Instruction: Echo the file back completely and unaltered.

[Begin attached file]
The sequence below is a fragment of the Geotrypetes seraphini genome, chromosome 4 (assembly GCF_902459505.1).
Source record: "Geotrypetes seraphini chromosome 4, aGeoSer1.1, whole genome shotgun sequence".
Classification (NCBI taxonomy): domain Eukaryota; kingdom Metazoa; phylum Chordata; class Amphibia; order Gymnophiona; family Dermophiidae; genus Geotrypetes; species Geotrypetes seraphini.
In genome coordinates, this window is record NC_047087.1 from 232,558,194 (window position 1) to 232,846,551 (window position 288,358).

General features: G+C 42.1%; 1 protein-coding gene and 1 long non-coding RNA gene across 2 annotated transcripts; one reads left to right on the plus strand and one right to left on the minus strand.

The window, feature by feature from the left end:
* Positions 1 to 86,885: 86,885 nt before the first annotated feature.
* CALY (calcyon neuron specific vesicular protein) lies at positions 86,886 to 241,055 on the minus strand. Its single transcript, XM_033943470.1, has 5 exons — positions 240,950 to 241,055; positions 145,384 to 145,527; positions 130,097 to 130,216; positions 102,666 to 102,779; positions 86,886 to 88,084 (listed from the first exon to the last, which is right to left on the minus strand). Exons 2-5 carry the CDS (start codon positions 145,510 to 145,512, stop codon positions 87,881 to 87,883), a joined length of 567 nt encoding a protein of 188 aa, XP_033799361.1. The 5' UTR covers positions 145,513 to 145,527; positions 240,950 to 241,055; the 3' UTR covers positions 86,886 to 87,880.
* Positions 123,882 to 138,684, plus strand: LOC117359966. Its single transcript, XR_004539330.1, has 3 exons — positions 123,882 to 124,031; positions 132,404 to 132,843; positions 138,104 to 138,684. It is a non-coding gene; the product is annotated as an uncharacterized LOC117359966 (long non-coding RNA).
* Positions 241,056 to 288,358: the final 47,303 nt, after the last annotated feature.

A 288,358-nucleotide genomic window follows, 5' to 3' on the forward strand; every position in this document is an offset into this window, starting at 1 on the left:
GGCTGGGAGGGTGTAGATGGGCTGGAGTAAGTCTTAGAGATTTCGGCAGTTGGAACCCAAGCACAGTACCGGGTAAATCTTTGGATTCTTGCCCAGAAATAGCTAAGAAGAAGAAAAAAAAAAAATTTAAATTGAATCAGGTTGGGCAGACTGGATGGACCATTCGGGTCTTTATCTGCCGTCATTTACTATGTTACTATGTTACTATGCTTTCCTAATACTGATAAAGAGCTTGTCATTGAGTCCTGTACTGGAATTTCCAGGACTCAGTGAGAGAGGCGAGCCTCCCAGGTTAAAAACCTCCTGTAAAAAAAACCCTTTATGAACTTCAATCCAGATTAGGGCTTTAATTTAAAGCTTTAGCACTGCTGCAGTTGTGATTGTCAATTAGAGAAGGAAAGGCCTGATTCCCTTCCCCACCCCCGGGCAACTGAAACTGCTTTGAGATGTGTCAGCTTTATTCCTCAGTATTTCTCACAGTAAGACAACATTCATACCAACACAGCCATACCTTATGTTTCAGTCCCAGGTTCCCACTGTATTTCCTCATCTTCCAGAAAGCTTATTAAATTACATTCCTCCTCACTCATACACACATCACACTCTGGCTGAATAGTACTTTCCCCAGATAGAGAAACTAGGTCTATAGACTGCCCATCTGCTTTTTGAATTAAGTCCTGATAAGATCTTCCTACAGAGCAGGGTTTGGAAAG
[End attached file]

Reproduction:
The sequence below is a fragment of the Geotrypetes seraphini genome, chromosome 4 (assembly GCF_902459505.1).
Source record: "Geotrypetes seraphini chromosome 4, aGeoSer1.1, whole genome shotgun sequence".
Classification (NCBI taxonomy): domain Eukaryota; kingdom Metazoa; phylum Chordata; class Amphibia; order Gymnophiona; family Dermophiidae; genus Geotrypetes; species Geotrypetes seraphini.
In genome coordinates, this window is record NC_047087.1 from 232,558,194 (window position 1) to 232,846,551 (window position 288,358).

General features: G+C 42.1%; 1 protein-coding gene and 1 long non-coding RNA gene across 2 annotated transcripts; one reads left to right on the plus strand and one right to left on the minus strand.

The window, feature by feature from the left end:
* Positions 1 to 86,885: 86,885 nt before the first annotated feature.
* CALY (calcyon neuron specific vesicular protein) lies at positions 86,886 to 241,055 on the minus strand. Its single transcript, XM_033943470.1, has 5 exons — positions 240,950 to 241,055; positions 145,384 to 145,527; positions 130,097 to 130,216; positions 102,666 to 102,779; positions 86,886 to 88,084 (listed from the first exon to the last, which is right to left on the minus strand). Exons 2-5 carry the CDS (start codon positions 145,510 to 145,512, stop codon positions 87,881 to 87,883), a joined length of 567 nt encoding a protein of 188 aa, XP_033799361.1. The 5' UTR covers positions 145,513 to 145,527; positions 240,950 to 241,055; the 3' UTR covers positions 86,886 to 87,880.
* Positions 123,882 to 138,684, plus strand: LOC117359966. Its single transcript, XR_004539330.1, has 3 exons — positions 123,882 to 124,031; positions 132,404 to 132,843; positions 138,104 to 138,684. It is a non-coding gene; the product is annotated as an uncharacterized LOC117359966 (long non-coding RNA).
* Positions 241,056 to 288,358: the final 47,303 nt, after the last annotated feature.

A 288,358-nucleotide genomic window follows, 5' to 3' on the forward strand; every position in this document is an offset into this window, starting at 1 on the left:
GGCTGGGAGGGTGTAGATGGGCTGGAGTAAGTCTTAGAGATTTCGGCAGTTGGAACCCAAGCACAGTACCGGGTAAATCTTTGGATTCTTGCCCAGAAATAGCTAAGAAGAAGAAAAAAAAAAAATTTAAATTGAATCAGGTTGGGCAGACTGGATGGACCATTCGGGTCTTTATCTGCCGTCATTTACTATGTTACTATGTTACTATGCTTTCCTAATACTGATAAAGAGCTTGTCATTGAGTCCTGTACTGGAATTTCCAGGACTCAGTGAGAGAGGCGAGCCTCCCAGGTTAAAAACCTCCTGTAAAAAAAACCCTTTATGAACTTCAATCCAGATTAGGGCTTTAATTTAAAGCTTTAGCACTGCTGCAGTTGTGATTGTCAATTAGAGAAGGAAAGGCCTGATTCCCTTCCCCACCCCCGGGCAACTGAAACTGCTTTGAGATGTGTCAGCTTTATTCCTCAGTATTTCTCACAGTAAGACAACATTCATACCAACACAGCCATACCTTATGTTTCAGTCCCAGGTTCCCACTGTATTTCCTCATCTTCCAGAAAGCTTATTAAATTACATTCCTCCTCACTCATACACACATCACACTCTGGCTGAATAGTACTTTCCCCAGATAGAGAAACTAGGTCTATAGACTGCCCATCTGCTTTTTGAATTAAGTCCTGATAAGATCTTCCTACAGAGCAGGGTTTGGAAAG